The first time any young journalist hears the name R. Budd Dwyer it usually occurs during introductory reporting curriculums, when the discussion shifts from writing styles and plunges into the troubled waters of ethics. Once thought to be the leading point of an argument about appropriate newsroom conduct, his very public suicide in front of television cameras has come to rest in the margins of a convoluted history in media decency, especially in the wake of a post-9/11 world of bombings, massacres and civilian beheadings. But it persists, no doubt, because there remains almost no similar conduct for people to compare it to; as such, his is a situation frozen in the shocking embrace of controversy, and a constant source of ambiguous political arguments that would like to erase his strange existence from memory. Shameless voyeurs, however, have preserved his notoriety even more than those fascinated by the puzzling circumstances leading to that tragic day, and easy is the opportunity to search the internet for those final moments, relentlessly plastered all over video feeds. Some may initially wonder if “Honest Man,” a documentary about his troubled political career, would even have been relevant if his last act had not continued to reverberate with perverse allure. Is there anyone left that cares more about the context of that moment than the disquieting inevitability of his lifeless body slumping down in front of a room full of cameras?

Friday, December 16, 2016

The Devil Wears Prada / *** (2006)

In the conventional sense “The Devil Wears Prada” is about a woman who finds herself at the mercy of a demanding boss and does everything possible to earn her approval. In a more conscious perspective, it takes on added meaning – namely as a metaphor for our work-obsessed culture and the growing divides between professional and personal value systems. The heroine at the heart of the matter is the embodiment of that example, and certainly there are moments where her struggles are exploited for the shallow exercises of a standard comedy plot, but why doesn’t it end there? Why does her situation persist so glaringly after the jokes fade and the characterizations erode? Because her life reverbs with the same struggles and contradictions that affect most in the American work force, where it has become a perfunctory routine to abandon personal space and mental safety nets. More serious or satirical contemplations would have burrowed down to the root cause of that irony, but this movie is far less concerned with reasons than it is with the ramifications. And that’s ok, you might say, because the surface of the matter is potent enough to engage our emotional investment, and the characters identifiable enough to sell this pitch with some level of relatability.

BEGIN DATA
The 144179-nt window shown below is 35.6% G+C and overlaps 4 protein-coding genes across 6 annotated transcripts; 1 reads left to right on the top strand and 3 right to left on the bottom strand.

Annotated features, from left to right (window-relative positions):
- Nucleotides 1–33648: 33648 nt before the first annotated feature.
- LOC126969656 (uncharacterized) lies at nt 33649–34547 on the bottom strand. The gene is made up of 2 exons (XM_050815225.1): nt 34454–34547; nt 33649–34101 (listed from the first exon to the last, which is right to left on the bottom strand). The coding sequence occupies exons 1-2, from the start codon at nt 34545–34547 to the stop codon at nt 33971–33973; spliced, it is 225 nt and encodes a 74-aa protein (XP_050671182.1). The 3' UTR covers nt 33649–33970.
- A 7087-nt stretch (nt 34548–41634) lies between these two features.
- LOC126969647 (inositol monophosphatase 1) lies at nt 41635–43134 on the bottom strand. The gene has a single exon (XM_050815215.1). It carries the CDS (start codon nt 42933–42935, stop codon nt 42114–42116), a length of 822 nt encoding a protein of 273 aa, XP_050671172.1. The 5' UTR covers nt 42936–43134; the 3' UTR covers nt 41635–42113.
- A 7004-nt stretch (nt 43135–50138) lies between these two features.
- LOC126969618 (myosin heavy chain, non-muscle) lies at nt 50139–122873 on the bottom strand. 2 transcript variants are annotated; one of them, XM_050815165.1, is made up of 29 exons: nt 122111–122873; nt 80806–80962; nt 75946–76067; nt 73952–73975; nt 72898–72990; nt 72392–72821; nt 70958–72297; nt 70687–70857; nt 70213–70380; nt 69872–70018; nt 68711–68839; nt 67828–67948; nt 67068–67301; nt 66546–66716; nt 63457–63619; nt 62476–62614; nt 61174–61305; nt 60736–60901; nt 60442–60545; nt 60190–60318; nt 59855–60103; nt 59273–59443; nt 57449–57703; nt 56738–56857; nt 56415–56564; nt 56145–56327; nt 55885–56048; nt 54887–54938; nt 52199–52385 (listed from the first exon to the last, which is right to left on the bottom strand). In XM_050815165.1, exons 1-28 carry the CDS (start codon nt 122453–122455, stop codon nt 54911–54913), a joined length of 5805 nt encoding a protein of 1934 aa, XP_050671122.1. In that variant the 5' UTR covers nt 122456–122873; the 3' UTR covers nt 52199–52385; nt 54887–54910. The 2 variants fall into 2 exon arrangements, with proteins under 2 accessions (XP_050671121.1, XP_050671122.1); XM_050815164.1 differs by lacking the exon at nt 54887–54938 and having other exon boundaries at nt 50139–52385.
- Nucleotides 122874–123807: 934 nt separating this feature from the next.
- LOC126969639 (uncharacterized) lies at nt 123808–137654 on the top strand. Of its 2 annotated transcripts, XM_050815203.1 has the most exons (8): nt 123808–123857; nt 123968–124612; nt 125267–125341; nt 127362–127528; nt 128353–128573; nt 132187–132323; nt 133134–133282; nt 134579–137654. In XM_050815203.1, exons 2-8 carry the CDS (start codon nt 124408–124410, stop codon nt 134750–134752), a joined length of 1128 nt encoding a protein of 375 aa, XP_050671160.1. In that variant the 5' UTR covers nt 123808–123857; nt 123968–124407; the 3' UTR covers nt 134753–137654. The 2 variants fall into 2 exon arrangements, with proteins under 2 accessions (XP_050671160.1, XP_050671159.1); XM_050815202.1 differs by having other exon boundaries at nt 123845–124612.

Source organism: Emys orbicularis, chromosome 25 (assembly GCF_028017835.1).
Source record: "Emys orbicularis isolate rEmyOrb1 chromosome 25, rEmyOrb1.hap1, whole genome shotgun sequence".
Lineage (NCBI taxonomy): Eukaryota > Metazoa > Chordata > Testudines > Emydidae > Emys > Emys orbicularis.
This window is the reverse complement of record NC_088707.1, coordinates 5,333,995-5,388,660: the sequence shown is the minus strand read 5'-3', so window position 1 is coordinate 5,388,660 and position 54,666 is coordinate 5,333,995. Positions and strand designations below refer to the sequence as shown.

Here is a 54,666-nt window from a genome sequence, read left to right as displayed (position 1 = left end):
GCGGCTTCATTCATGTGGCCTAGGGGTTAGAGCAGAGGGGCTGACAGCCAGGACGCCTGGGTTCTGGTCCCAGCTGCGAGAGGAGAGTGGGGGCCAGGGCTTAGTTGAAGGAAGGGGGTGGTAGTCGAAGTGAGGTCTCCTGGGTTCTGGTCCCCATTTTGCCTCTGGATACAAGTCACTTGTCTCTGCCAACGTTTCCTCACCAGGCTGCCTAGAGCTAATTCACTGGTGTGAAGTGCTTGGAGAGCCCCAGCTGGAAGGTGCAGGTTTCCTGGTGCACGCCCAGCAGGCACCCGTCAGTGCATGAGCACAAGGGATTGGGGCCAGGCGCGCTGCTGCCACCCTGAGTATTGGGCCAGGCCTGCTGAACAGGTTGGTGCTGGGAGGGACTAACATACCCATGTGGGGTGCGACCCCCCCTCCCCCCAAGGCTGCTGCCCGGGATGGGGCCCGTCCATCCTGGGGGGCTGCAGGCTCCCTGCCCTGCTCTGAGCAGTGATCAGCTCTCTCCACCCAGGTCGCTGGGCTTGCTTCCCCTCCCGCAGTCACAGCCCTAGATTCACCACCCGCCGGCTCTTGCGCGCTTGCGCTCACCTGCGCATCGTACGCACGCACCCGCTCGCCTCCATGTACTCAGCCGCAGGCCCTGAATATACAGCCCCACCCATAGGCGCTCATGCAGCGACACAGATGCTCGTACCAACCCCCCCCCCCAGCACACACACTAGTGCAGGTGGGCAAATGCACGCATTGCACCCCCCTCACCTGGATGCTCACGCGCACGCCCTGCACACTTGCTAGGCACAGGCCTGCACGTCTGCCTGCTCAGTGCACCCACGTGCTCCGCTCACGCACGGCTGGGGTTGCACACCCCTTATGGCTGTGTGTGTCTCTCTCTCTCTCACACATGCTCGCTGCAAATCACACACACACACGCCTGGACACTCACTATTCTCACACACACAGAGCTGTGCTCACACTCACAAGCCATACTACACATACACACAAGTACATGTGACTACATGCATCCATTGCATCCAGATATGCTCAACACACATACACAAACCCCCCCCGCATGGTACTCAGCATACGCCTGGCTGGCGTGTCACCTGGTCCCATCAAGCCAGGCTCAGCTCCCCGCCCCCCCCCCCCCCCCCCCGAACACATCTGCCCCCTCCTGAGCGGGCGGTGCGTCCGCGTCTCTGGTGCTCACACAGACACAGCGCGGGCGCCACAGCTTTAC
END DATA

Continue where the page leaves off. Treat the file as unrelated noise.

Thursday, December 15, 2016

Trespassing Bergman (2013)

In the turbulent waves off the coast of Sweden rests the small island of Fårö, a patch of land that has been the source of constant discussions amongst film buffs and connoisseurs of cinema. On its shores is, we soon discover, the house that Ingmar Bergman called home during the last decades of his life, though few knew where it stood; until his death, its whereabouts remained the closely guarded secret of nearby locals, who feared their most treasured (and secretive) icon would have his privacy undermined by opportunists eager to exploit it. But now the secret has emerged, and film directors far and wide have an awakened interest to wander into the private rooms of his compound, no doubt to gain a sense of his profound essence. Was his vehement privacy as fascinating as his immense body of work, or is there a far more profound undercurrent driving these men and women towards the doorstep of their secretive teacher? When the great Alejandro González Iñárritu wanders into a meeting room and is nearly driven to tears by the power of the moment, it serves to anchor the sentiment of his defining thought: “If cinema were a religion, this would be Mecca, or the Vatican.”

Monday, December 5, 2016

De Palma (2015)

Like most 20th century directors working in the wake of the golden era, Brian De Palma’s sense of craft was not so much a divine creation as it was an enacting of the rich experiments of Alfred Hitchcock. Such wisdom is cursory to any serious record of modern filmmaking, and “De Palma” – the new documentary about his notorious career – begins with a discussion about “Vertigo,” the most direct of his Hollywood allegories. “What he was doing,” De Palma describes, “was creating these romantic images and then killing them off. And that’s what we as directors do all the time.” It is a precious morsel countless others have discussed in unison with their laborious practices, and certainly Hitchcock’s most treasured film is regarded as autobiographical for most, but do his lessons reverberate as consistently as they should? The famed creator of “Dressed to Kill” doesn’t believe so; in a two-hour sit-down that involves crawling through his catalog one picture at a time, the most persistent of points is how Alfred’s shadow has been so dimly cast by those working within his traditions, unless you happen to be him. Perhaps that says more about the subject at hand than those who have freely abandoned the structure of their important ancestors, but far be it from any fascinated observer to interrupt the lines of thinking of one of the more popular creators of the medium.

Sunday, December 4, 2016

Arrival / ***1/2 (2016)